Hardware Reference
In-Depth Information
Figure 2.9: Circuit representation of a typical VCM driver.
This model represents only the rigid body dynamics of the actuator. The
actual dynamics, however, is more complex and includes higher order dynamics
representing different torsional and sway modes of the arm, lightly damped
flexible modes of the gimbal-slider assembly, and modes of coil structure etc.
It may need a transfer function of order as high as 40 to accurately model the
dynamic behavior of the head positioning actuator [54]. Frequency response of
a typical HDD actuator is shown in Figure 2.10. The response of an identified
model that includes a double integrator plus 10 poles and 10 zeros is also drawn
on the same figure [6].
2.2.1 Measurement of Frequency Response
In the head positioning servomechanism of HDD, position feedback is obtained
from the readback signal produced by sensing special magnetic patterns written
on the disks. These patterns, which are explained later in section 2.3, are
created by a process known as servo-writing § . This position signal is available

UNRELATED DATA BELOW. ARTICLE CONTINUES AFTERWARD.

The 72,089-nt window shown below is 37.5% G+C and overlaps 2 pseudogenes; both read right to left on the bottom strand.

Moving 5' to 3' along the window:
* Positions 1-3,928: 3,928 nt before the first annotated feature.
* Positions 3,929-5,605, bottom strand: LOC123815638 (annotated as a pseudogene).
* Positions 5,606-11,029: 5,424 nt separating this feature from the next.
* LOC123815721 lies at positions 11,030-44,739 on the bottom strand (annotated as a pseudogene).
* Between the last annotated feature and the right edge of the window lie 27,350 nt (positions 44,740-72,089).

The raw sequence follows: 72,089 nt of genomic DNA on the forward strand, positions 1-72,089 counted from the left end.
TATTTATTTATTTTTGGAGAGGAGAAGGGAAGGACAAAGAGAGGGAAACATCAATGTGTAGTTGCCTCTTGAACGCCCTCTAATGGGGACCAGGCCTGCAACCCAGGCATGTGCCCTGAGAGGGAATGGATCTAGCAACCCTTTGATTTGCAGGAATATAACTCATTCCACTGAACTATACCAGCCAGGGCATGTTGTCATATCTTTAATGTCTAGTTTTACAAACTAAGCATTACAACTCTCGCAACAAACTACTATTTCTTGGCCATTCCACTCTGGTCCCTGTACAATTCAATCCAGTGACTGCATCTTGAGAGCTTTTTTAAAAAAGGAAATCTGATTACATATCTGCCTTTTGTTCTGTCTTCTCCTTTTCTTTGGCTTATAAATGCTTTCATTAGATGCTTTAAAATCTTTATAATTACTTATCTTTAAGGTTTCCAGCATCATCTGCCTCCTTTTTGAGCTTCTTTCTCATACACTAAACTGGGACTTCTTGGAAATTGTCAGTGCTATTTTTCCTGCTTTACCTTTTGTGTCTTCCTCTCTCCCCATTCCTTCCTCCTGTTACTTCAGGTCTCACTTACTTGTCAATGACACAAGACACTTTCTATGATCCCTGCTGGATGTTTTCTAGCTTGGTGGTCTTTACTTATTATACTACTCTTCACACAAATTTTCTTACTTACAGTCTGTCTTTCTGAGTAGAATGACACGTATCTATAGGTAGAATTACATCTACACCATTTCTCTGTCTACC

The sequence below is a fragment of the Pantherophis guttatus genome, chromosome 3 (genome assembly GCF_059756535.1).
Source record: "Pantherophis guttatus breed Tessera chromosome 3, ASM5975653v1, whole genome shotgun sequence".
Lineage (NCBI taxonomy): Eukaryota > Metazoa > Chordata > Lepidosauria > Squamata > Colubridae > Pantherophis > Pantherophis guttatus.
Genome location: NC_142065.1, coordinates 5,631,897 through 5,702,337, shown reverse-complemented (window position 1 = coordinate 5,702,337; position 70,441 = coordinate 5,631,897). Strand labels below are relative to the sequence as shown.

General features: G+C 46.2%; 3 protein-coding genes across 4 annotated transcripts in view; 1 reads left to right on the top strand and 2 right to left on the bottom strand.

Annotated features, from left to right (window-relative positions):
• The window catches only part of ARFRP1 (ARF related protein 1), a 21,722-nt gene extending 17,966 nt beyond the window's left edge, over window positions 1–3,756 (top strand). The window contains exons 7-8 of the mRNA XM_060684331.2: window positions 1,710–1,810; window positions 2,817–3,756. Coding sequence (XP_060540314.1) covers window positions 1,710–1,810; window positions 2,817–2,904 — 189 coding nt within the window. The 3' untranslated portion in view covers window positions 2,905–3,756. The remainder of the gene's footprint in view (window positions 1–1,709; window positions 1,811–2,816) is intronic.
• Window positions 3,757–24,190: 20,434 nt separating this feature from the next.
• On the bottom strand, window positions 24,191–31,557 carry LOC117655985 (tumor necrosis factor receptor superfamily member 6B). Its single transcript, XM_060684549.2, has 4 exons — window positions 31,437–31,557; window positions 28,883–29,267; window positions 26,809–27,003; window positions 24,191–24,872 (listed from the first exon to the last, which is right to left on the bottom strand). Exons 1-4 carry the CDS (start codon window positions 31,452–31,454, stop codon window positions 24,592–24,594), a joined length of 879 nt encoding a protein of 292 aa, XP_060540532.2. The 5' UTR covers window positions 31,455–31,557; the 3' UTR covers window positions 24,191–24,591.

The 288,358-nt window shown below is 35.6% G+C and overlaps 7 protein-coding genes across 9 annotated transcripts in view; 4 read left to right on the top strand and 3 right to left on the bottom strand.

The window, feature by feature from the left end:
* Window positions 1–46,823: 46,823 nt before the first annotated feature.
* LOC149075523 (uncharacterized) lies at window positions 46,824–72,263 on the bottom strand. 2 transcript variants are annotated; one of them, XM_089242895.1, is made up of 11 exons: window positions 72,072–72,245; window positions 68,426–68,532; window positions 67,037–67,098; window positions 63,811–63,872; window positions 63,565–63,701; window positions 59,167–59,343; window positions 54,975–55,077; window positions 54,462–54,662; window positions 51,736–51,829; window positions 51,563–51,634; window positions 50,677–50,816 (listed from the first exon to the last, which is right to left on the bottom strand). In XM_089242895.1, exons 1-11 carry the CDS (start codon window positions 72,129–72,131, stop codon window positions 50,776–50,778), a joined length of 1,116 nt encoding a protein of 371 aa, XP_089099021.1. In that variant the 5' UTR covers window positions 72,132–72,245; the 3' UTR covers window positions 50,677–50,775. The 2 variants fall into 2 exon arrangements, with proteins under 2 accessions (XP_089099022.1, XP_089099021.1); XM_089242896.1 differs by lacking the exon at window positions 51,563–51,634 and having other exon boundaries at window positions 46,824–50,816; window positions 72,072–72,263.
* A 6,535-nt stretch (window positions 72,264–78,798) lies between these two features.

only in an assembled and servo-written HDD. However, to obtain a dynamic
model of the head positioning actuator, one may use other means to measure
the displacement. The use of interferometry to measure changes in position
is well known [181],[18]. The interferometer optics split the laser light into
a reference path and a measurement path. These lights are reflected using
two retroreflectors - the reference beam from a stationary reflector but the
measurement beam from a retroreflector attached to the object whose change
in position is to be measured. Recombination of the two reflected beams creates
an interference signal. A difference of one wavelength between the lengths of
Servo-writing and related issues are discussed in chapter 5
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